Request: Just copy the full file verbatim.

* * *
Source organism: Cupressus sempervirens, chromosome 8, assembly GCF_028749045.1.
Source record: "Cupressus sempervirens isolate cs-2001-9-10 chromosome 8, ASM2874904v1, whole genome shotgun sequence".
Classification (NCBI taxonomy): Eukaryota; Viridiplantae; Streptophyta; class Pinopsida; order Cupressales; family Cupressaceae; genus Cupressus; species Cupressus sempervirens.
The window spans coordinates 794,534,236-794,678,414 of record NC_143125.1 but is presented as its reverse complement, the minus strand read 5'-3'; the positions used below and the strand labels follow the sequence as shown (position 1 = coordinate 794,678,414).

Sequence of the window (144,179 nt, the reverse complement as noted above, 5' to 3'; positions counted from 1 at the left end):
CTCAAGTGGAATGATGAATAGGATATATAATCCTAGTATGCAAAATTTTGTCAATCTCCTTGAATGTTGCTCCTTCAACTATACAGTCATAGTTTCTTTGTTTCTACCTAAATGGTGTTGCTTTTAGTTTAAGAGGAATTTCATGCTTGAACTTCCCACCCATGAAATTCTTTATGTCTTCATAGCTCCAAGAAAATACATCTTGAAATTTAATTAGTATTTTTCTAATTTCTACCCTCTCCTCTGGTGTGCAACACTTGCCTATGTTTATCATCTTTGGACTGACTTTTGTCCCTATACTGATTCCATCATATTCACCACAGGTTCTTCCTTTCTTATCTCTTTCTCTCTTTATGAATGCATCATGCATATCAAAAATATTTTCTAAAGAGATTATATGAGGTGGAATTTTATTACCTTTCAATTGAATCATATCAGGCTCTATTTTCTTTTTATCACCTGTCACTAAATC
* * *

Source organism: Cupressus sempervirens, chromosome 8, assembly GCF_028749045.1.
Source record: "Cupressus sempervirens isolate cs-2001-9-10 chromosome 8, ASM2874904v1, whole genome shotgun sequence".
Classification (NCBI taxonomy): Eukaryota; Viridiplantae; Streptophyta; class Pinopsida; order Cupressales; family Cupressaceae; genus Cupressus; species Cupressus sempervirens.
The window spans coordinates 794,534,236-794,678,414 of record NC_143125.1 but is presented as its reverse complement, the minus strand read 5'-3'; the positions used below and the strand labels follow the sequence as shown (position 1 = coordinate 794,678,414).

Sequence of the window (144,179 nt, the reverse complement as noted above, 5' to 3'; positions counted from 1 at the left end):
CTCAAGTGGAATGATGAATAGGATATATAATCCTAGTATGCAAAATTTTGTCAATCTCCTTGAATGTTGCTCCTTCAACTATACAGTCATAGTTTCTTTGTTTCTACCTAAATGGTGTTGCTTTTAGTTTAAGAGGAATTTCATGCTTGAACTTCCCACCCATGAAATTCTTTATGTCTTCATAGCTCCAAGAAAATACATCTTGAAATTTAATTAGTATTTTTCTAATTTCTACCCTCTCCTCTGGTGTGCAACACTTGCCTATGTTTATCATCTTTGGACTGACTTTTGTCCCTATACTGATTCCATCATATTCACCACAGGTTCTTCCTTTCTTATCTCTTTCTCTCTTTATGAATGCATCATGCATATCAAAAATATTTTCTAAAGAGATTATATGAGGTGGAATTTTATTACCTTTCAATTGAATCATATCAGGCTCTATTTTCTTTTTATCACCTGTCACTAAATC